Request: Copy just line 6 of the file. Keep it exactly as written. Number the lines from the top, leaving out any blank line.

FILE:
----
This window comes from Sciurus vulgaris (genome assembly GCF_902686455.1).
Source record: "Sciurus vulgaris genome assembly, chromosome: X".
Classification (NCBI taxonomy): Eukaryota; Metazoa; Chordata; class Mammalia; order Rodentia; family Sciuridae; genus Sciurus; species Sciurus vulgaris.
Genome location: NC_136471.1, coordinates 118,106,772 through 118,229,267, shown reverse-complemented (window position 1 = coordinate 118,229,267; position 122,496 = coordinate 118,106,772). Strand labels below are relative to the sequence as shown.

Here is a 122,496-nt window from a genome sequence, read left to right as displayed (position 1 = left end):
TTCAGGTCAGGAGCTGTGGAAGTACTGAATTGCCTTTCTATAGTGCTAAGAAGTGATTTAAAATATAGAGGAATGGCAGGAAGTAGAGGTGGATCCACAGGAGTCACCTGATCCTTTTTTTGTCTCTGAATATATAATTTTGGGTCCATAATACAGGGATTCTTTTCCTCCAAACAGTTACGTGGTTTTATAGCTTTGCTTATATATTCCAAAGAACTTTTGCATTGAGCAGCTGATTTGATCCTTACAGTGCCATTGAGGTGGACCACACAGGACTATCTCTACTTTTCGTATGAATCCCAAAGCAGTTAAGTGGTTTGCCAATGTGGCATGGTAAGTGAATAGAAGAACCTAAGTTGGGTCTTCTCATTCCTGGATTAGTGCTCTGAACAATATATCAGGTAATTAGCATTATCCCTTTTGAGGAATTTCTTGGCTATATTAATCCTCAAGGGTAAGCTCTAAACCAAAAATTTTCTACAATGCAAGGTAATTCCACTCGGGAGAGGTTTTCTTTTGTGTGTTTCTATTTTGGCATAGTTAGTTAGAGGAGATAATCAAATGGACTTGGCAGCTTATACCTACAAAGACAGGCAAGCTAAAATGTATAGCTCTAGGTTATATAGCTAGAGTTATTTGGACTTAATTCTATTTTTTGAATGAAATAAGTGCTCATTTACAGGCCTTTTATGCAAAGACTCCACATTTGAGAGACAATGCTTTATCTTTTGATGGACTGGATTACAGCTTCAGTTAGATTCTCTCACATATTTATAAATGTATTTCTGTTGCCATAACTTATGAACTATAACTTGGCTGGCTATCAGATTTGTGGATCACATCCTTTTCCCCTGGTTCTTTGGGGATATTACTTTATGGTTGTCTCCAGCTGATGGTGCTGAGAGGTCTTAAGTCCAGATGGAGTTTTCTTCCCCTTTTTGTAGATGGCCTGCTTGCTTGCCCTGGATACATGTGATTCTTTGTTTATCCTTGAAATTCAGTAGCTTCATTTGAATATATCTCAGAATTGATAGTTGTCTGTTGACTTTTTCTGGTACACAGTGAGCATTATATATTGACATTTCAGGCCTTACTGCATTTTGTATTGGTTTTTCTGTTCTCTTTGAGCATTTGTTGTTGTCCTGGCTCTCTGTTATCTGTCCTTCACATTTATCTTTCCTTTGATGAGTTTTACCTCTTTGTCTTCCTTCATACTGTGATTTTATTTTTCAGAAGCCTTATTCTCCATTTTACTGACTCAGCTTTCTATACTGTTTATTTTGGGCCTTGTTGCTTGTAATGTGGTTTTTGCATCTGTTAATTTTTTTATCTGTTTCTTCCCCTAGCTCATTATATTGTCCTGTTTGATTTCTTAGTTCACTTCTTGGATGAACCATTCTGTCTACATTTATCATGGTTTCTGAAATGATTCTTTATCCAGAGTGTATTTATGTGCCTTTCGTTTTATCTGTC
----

TTCAGGTCAGGAGCTGTGGAAGTACTGAATTGCCTTTCTATAGTGCTAAGAAGTGATTTAAAATATAGAGGAATGGCAGGAAGTAGAGGTGGATCCACAGGAGTCACCTGATCCTTTTTTTGTCTCTGAATATATAATTTTGGGTCCATAATACAGGGATTCTTTTCCTCCAAACAGTTACGTGGTTTTATAGCTTTGCTTATATATTCCAAAGAACTTTTGCATTGAGCAGCTGATTTGATCCTTACAGTGCCATTGAGGTGGACCACACAGGACTATCTCTACTTTTCGTATGAATCCCAAAGCAGTTAAGTGGTTTGCCAATGTGGCATGGTAAGTGAATAGAAGAACCTAAGTTGGGTCTTCTCATTCCTGGATTAGTGCTCTGAACAATATATCAGGTAATTAGCATTATCCCTTTTGAGGAATTTCTTGGCTATATTAATCCTCAAGGGTAAGCTCTAAACCAAAAATTTTCTACAATGCAAGGTAATTCCACTCGGGAGAGGTTTTCTTTTGTGTGTTTCTATTTTGGCATAGTTAGTTAGAGGAGATAATCAAATGGACTTGGCAGCTTATACCTACAAAGACAGGCAAGCTAAAATGTATAGCTCTAGGTTATATAGCTAGAGTTATTTGGACTTAATTCTATTTTTTGAATGAAATAAGTGCTCATTTACAGGCCTTTTATGCAAAGACTCCACATTTGAGAGACAATGCTTTATCTTTTGATGGACTGGATTACAGCTTCAGTTAGATTCTCTCACATATTTATAAATGTATTTCTGTTGCCATAACTTATGAACTATAACTTGGCTGGCTATCAGATTTGTGGATCACATCCTTTTCCCCTGGTTCTTTGGGGATATTACTTTATGGTTGTCTCCAGCTGATGGTGCTGAGAGGTCTTAAGTCCAGATGGAGTTTTCTTCCCCTTTTTGTAGATGGCCTGCTTGCTTGCCCTGGATACATGTGATTCTTTGTTTATCCTTGAAATTCAGTAGCTTCATTTGAATATATCTCAGAATTGATAGTTGTCTGTTGACTTTTTCTGGTACACAGTGAGCATTATATATTGACATTTCAGGCCTTACTGCATTTTGTATTGGTTTTTCTGTTCTCTTTGAGCATTTGTTGTTGTCCTGGCTCTCTGTTATCTGTCCTTCACATTTATCTTTCCTTTGATGAGTTTTACCTCTTTGTCTTCCTTCATACTGTGATTTTATTTTTCAGAAGCCTTATTCTCCATTTTACTGACTCAGCTTTCTATACTGTTTATTTTGGGCCTTGTTGCTTGTAATGTGGTTTTTGCATCTGTTAATTTTTTTATCTGTTTCTTCCCCTAGCTCATTATATTGTCCTGTTTGATTTCTTAGTTCACTTCTTGGATGAACCATTCTGTCTACATTTATCATGGTTTCTGAAATGATTCTTTATCCAGAGTGTATTTATGTGCCTTTCGTTTTATCTGTC